Nano! This one word has come to have so much of meaning for Indians, especially to those belonging to the middle and lower classes. It is a dream which they were first exposed to in 2003 when Ratan Tata announced his intentions of designing a people’s car which was low cost, environment friendly and still high on performance. Along with Tata, millions of others lived this dream and finally saw it come to life on 23rd March 2009 at the Crystal Room at the Taj Mahal Hotel in Mumbai amidst much fanfare.
But how well timed really is the debut of the world’s cheapest car? The demand for vehicles has taken a severe downward plunge especially after the difficult times faced by auto giants General Motors and Chrysler in Detroit due to the global recession. Even Tata Motors hasn’t proved to be immune to the recession. The sale of its commercial vehicles has gone down and the company has to deal with the debt from its purchase of luxury brands Jaguar and Land Rover last year.
What might work in the favour of the company here is the fact that they will be spared most of the unnecessary marketing costs as demand already far exceeds supply. Currently it has a production capacity of only 45,000 cars per year. This will definitely result in long waiting lists and disappointed customers. But just the whole idea of actually owning a car which was earlier out of question will make people never give up their attempts to purchase one.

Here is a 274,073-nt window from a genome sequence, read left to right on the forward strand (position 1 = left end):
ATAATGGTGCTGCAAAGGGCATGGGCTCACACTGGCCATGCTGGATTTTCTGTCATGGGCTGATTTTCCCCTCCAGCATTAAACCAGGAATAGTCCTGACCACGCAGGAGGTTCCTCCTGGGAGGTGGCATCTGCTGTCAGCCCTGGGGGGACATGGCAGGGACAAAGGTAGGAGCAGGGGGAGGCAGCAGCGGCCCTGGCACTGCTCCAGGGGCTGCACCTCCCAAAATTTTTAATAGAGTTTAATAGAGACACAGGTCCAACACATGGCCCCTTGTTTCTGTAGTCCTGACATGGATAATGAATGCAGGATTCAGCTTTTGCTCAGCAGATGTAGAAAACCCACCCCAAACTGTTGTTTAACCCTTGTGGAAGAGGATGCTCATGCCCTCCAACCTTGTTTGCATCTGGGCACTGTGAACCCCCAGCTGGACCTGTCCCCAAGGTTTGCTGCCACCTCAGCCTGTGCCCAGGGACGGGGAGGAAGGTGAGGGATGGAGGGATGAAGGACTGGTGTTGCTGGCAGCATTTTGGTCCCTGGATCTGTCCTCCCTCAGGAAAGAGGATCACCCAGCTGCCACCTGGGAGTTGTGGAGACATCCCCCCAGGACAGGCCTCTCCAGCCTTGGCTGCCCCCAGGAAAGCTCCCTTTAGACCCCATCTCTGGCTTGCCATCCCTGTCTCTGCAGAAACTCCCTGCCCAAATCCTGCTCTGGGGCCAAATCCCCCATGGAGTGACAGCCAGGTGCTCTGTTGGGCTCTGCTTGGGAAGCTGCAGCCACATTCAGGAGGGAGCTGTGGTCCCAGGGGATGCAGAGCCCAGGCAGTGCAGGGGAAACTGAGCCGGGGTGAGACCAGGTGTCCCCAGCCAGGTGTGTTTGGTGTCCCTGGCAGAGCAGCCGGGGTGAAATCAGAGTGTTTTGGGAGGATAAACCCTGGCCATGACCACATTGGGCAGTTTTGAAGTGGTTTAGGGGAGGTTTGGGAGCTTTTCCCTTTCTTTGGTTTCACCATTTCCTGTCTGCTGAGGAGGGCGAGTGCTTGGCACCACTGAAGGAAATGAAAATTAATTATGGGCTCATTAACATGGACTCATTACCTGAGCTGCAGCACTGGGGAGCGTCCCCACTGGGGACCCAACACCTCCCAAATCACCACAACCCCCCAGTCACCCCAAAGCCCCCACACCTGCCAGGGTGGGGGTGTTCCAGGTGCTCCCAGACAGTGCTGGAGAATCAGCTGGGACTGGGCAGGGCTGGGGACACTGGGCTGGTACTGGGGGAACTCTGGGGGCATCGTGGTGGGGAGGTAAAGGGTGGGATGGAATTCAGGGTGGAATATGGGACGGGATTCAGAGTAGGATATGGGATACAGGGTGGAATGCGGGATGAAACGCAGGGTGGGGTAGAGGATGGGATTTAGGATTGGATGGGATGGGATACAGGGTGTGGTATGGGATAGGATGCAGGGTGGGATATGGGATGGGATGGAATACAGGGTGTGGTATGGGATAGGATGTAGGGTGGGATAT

However market analysts feel that the Nano will have a very minimal contribution to the revenue of Tata Motors. They say it will take at least four to five years for it to break even and to recover development costs. Also more profit is to be made from the sale of the fully air conditioned higher end variant. But the company hasn’t yet decided how many high end versions it is going to produce.
All that it means for Tata Motors is a waiting game which hopefully will come to a fruitful end soon. The entire group is currently facing a debt but have their hopes pinned on the Nano to make a vital change. As for the people and their demand for the Nano, it is always going to move northwards and never southwards. This could be good news for Ratan Tata especially after the new factory in Gujarat is functional.
What is strange is the fact that in spite of the recession, there hasn’t been a decline in the demand for the Nano. Is it just the low cost? Or is there more to it? The fact that the Nano has also been our own dream also plays a role. For most people owning a Nano is like achieving a milestone in their otherwise mundane lives. The emotional ties attached to the Nano are also what make it so popular. Especially in a country where so much importance is given to the owner of a car- A status symbol.
Whether the recession actually plays a role in the success of the Nano is something that only time will tell. But the bottom line is that the Nano has inspired and encouraged a lot of people to follow their dreams. Just like Ratan Tata followed his.